Singapore's own version of sakura: A look at tropical flowering trees

A mother and child among fallen flowers of trumpet trees, which creates Singapore's own version of Japan’s signature sakura flowers, or “cherry blossoms”.
A mother and child among fallen flowers of trumpet trees, which creates Singapore's own version of Japan’s signature sakura flowers, or “cherry blossoms”.PHOTO: ST FILE

The Blossom Beats floral display at Gardens by the Bay has recently attracted large crowds wanting to catch the rare sight of cherry blossoms blooming in sunny Singapore, but did you know that Singapore has its own blooming beauties?

Here are some local flowering trees you may want to look out for blooming in your neighbourhood.

The Trumpet Tree (Tabebuia rosea)


Flowers from Trumpet Trees along Toa Payoh Lorong 1. PHOTO: ST FILE

 

What: The hallmark of this tall tree – it can grow to up to 25m tall – is its broad, conical and shady crown. It has trumpet-shaped flowers, which give the tree its name. The blossoms range in colour from pink to white. The fruits are elongated pods which, when split open, release winged seeds.

The tree can be found in places such as Robertson Quay and North Buona Vista Road.

 

 

Pink Mempat (Cratoxylum formosum)


The Pink Mempat, also known as the Cratoxylum Formosum, which can be found along Tampines Expressway. PHOTO: ST FILE

 

What: It originated in Indo-China, Malaysia and the Philippines. Some call it the Singapore Sakura for its cherry-blossom effect during flowering. The flowers are pale pink with a faint fragrance and grow in small clusters on bare twigs.

The tree can grow to about 18m tall, but the ones commonly found here are about 10m tall. When ripe, the fruits split open into three parts to release winged seeds. The tree can be seen in places such as in Mandai Road, West Coast Park, Eco Lake at the Singapore Botanic Gardens, Pasir Ris Streets 11 and 12, as well as Tampines Streets 82 and 83.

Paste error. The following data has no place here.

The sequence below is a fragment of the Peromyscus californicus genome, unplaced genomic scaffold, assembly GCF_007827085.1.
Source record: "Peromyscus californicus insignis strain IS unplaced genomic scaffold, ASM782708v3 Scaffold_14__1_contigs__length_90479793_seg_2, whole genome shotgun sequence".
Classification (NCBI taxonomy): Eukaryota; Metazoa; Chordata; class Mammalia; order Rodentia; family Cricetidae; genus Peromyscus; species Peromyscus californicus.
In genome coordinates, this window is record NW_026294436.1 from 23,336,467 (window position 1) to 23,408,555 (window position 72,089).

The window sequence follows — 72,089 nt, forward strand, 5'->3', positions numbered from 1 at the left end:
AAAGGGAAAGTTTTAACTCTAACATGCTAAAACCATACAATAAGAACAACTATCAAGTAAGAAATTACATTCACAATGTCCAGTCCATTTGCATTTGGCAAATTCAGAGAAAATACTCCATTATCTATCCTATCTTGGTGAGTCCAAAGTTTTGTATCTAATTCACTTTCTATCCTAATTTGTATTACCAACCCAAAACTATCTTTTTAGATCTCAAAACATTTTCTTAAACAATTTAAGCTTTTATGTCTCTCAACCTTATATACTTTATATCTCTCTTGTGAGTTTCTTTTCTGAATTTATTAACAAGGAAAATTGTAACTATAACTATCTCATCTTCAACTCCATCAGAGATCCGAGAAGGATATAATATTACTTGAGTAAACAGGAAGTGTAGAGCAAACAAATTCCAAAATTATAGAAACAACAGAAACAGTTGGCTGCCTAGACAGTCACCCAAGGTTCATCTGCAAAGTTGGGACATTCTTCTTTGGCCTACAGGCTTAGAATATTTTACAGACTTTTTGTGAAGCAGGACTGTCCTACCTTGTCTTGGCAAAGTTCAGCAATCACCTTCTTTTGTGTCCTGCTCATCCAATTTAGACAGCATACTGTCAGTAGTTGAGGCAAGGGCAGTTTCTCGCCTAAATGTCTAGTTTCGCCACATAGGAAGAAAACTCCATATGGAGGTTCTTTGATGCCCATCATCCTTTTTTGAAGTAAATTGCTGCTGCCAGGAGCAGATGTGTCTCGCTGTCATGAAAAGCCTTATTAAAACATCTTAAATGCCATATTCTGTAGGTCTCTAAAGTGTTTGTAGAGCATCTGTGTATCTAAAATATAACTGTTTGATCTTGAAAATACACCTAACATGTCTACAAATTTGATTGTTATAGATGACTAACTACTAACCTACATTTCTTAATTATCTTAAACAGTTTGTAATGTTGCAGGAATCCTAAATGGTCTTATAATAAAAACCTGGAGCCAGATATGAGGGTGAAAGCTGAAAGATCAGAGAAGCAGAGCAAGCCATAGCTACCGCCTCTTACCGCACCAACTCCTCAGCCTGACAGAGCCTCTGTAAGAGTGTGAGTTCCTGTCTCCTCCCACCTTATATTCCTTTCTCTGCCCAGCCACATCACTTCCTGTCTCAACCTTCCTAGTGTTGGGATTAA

Golden Shower Tree (Cassia fistula)


A flowering Golden Shower (Cassia fistula) tree between Geylang Lorong 28 and 30, along Guillemard Road on April 23, 2014. PHOTO: ST FILE

 

What: This tree is native to India and Sri Lanka, and grows well in the tropics. Its bright yellow flowers are large and fragrant, and grow in drooping clusters that are about 30 to 50cm long. Each flower has five petals. The tree, which can grow to 18m tall, sheds its oval leaflets every eight to 10 months.

They can be found in places such as Clementi Avenue 6, Guillemard Road, Kim Keat Road and the junction of Peirce Road and Holland Road.

 

Golden Penda Tree (Xanthostemon chrysanthus)


A close-up view of the Golden Penda (Xanthostemon chrysanthus) flower. PHOTO: ST FILE

What: It is hard to miss a Golden Penda tree, with its dense, bright yellow flowers and extended stamens. Introduced here in 1982, it is a hardy tree which attracts birds and butterflies looking to feed on its nectar.

It can be found in streets such as Whampoa Road, Whampoa Drive, Sims Way, Stamford Road, University Road, Clementi Road near Sunset Way, Loyang Avenue, Zion Road near Great World City and Sungei Simpang Kiri in Sembawang.

Yellow Flame Tree (Peltophorum pterocarpum)


The Yellow Flame Tree in bloom. PHOTO: NATIONAL PARKS BOARD

What: Widely grown as an ornamental tree, the Yellow Flame Tree can grow to 20m tall. It is a popular tree for roadside planting as it is drought-resistant and its umbrella-shaped crown provides shade. When the tree flowers, the fragrant, brilliant yellow blossoms cover the entire crown. These flowers are about 3cm in width and have wavy, crinkled petals that resemble tissue paper.

You can spot them in places such as Dunearn Road, near the Singapore Chinese Girls’ School heading towards Kampong Java.

Sources: National Parks Board, The Straits Times